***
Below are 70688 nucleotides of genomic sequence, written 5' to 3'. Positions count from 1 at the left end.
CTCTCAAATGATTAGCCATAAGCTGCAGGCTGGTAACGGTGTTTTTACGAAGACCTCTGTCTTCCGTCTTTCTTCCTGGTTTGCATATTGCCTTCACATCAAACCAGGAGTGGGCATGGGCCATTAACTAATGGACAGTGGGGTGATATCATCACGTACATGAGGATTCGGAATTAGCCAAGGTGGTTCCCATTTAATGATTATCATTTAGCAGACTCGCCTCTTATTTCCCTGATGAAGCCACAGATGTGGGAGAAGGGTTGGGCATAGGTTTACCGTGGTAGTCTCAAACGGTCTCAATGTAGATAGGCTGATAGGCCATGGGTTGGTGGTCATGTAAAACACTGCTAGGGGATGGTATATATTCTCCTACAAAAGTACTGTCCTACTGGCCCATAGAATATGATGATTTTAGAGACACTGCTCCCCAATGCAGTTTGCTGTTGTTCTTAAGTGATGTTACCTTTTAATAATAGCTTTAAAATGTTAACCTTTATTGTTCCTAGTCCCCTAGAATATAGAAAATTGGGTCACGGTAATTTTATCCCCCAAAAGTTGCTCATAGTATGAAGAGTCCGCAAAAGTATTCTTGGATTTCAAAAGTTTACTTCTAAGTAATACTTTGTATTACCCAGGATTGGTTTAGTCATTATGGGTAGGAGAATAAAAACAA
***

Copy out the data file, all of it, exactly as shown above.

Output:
Below are 70688 nucleotides of genomic sequence, written 5' to 3'. Positions count from 1 at the left end.
CTCTCAAATGATTAGCCATAAGCTGCAGGCTGGTAACGGTGTTTTTACGAAGACCTCTGTCTTCCGTCTTTCTTCCTGGTTTGCATATTGCCTTCACATCAAACCAGGAGTGGGCATGGGCCATTAACTAATGGACAGTGGGGTGATATCATCACGTACATGAGGATTCGGAATTAGCCAAGGTGGTTCCCATTTAATGATTATCATTTAGCAGACTCGCCTCTTATTTCCCTGATGAAGCCACAGATGTGGGAGAAGGGTTGGGCATAGGTTTACCGTGGTAGTCTCAAACGGTCTCAATGTAGATAGGCTGATAGGCCATGGGTTGGTGGTCATGTAAAACACTGCTAGGGGATGGTATATATTCTCCTACAAAAGTACTGTCCTACTGGCCCATAGAATATGATGATTTTAGAGACACTGCTCCCCAATGCAGTTTGCTGTTGTTCTTAAGTGATGTTACCTTTTAATAATAGCTTTAAAATGTTAACCTTTATTGTTCCTAGTCCCCTAGAATATAGAAAATTGGGTCACGGTAATTTTATCCCCCAAAAGTTGCTCATAGTATGAAGAGTCCGCAAAAGTATTCTTGGATTTCAAAAGTTTACTTCTAAGTAATACTTTGTATTACCCAGGATTGGTTTAGTCATTATGGGTAGGAGAATAAAAACAA